Amazon Adds to Project Kuiper Efforts With New Patent

The company may have some stiff competition in the satellite internet market from SpaceX’s Starlink offering.

Photo of an Amazon patent
Photo via U.S. Patent and Trademark Office

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Amazon wants to make sure you’re connected to the cosmos … or at least its satellites.

The company wants to patent a system for “establishing initial communication” with satellites. Essentially, Amazon’s filing details a system that optimizes connection between user terminals, ground stations and satellites for more reliable internet connection. 

Amazon’s system aims to avoid user terminals being “in contention with one another for use of an uplink to send data from individual user terminals to the satellite,” which can cause latency.

The company’s “satellite constellation” emits beacon transmissions (electromagnetic signals that move at the speed of light) targeted at user terminals on Earth. These beacons carry information which helps a user terminal make a request to connect via a “random access channel (RACH) uplink,” which allows the user to connect at any given time. Once the request is received by the satellite, it establishes encryption with the user terminal, keeping the connection secure, and starts transmitting data back to the user. 

If the user terminal moves or a satellite network’s configuration changes, this system provides a backup plan by giving the user information about handover satellites. If a connection is dropped completely, it can quickly re-establish communications using previously received data to reconnect.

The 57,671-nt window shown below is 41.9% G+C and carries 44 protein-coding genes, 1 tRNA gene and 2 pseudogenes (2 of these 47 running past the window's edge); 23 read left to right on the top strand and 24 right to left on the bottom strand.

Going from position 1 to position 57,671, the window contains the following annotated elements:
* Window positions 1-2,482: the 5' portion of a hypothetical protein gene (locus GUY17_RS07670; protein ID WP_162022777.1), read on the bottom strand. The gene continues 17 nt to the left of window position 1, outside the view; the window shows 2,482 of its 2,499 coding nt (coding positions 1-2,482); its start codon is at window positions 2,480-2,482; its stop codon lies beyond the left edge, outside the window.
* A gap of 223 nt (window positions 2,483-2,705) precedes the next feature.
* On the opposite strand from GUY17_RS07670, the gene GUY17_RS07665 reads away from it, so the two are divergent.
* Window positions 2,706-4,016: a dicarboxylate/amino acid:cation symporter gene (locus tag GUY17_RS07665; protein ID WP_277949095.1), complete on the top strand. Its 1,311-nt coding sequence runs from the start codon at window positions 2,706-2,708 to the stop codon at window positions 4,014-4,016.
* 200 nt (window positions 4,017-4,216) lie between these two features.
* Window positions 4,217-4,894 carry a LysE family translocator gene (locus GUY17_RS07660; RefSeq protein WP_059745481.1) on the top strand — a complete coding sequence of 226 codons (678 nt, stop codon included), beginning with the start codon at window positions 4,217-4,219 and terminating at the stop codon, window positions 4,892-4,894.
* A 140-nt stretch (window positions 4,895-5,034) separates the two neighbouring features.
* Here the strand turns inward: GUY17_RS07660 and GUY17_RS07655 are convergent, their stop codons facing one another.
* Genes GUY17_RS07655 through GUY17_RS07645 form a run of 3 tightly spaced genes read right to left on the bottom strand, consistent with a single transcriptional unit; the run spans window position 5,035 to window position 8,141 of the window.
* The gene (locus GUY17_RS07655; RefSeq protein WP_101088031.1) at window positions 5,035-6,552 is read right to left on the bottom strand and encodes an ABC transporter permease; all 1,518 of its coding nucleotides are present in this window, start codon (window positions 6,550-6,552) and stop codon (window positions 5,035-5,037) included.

While this sounds a bit technical, the point of this tech is to create a seamless and low-latency satellite internet user experience with resilient connection. 

Amazon first established Project Kuiper, its plan to offer affordable broadband internet via its own satellite constellation and AWS infrastructure, in 2019. As part of this project, the company aims to deploy 3,236 satellites into low-earth orbit through 77 launches in partnership with Arianespace, United Launch Alliance, SpaceX and Jeff Bezos’ own Blue Origin. 

So far, the company launched two test satellites into orbit in October, and reported that testing was successful in November. It also announced late last week that the satellites will use laser links to stay connected with one another, boosting their speed and reducing latency.

“This system is designed fully in-house to optimize for speed, cost, and reliability, and the entire architecture has worked flawlessly from the very start,” Rajeev Badyal, Project Kuiper’s vice president of technology, said in a statement

The company will start manufacturing of its satellites ahead of “full-scale deployment” early next year, the company said, and expects to have enough deployed to start customer pilots by the second half of next year.  

But Amazon has gotten some flack with decisions regarding the project. In August, shareholders filed a lawsuit saying the company didn’t do proper due diligence in awarding its expensive launch contracts, which were allegedly the second largest capital expenditure in Amazon’s history at the time. Last week, the company filed to get the lawsuit dismissed. 

Amazon also has some catching up to do if it wants to compete in the satellite internet market. SpaceX’s Starlink started launching satellites into orbit in 2019, and has more than 4,500 in orbit, and the FCC has granted the company permission to send up around 12,000 total. Though its constellation currently leads the pack, it’s not even a fraction of the 42,000 the company wants to deploy in the coming years.